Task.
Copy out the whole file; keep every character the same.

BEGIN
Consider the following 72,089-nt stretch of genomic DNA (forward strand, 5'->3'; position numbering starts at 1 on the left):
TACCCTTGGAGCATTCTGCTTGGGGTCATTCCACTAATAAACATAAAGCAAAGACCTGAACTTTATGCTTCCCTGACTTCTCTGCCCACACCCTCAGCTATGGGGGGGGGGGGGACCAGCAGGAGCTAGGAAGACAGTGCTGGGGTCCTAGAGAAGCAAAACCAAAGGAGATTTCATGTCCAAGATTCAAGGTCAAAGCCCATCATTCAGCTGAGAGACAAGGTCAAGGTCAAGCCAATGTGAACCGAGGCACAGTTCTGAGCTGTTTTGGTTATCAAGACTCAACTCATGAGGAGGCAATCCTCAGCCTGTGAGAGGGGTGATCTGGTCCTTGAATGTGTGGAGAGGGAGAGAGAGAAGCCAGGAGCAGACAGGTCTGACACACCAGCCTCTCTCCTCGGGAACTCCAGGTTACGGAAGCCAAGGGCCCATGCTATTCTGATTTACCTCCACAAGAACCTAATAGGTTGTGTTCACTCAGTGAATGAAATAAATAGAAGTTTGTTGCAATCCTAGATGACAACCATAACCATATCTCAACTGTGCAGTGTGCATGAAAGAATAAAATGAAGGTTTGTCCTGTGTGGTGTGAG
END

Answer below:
Consider the following 72,089-nt stretch of genomic DNA (forward strand, 5'->3'; position numbering starts at 1 on the left):
TACCCTTGGAGCATTCTGCTTGGGGTCATTCCACTAATAAACATAAAGCAAAGACCTGAACTTTATGCTTCCCTGACTTCTCTGCCCACACCCTCAGCTATGGGGGGGGGGGGGACCAGCAGGAGCTAGGAAGACAGTGCTGGGGTCCTAGAGAAGCAAAACCAAAGGAGATTTCATGTCCAAGATTCAAGGTCAAAGCCCATCATTCAGCTGAGAGACAAGGTCAAGGTCAAGCCAATGTGAACCGAGGCACAGTTCTGAGCTGTTTTGGTTATCAAGACTCAACTCATGAGGAGGCAATCCTCAGCCTGTGAGAGGGGTGATCTGGTCCTTGAATGTGTGGAGAGGGAGAGAGAGAAGCCAGGAGCAGACAGGTCTGACACACCAGCCTCTCTCCTCGGGAACTCCAGGTTACGGAAGCCAAGGGCCCATGCTATTCTGATTTACCTCCACAAGAACCTAATAGGTTGTGTTCACTCAGTGAATGAAATAAATAGAAGTTTGTTGCAATCCTAGATGACAACCATAACCATATCTCAACTGTGCAGTGTGCATGAAAGAATAAAATGAAGGTTTGTCCTGTGTGGTGTGAG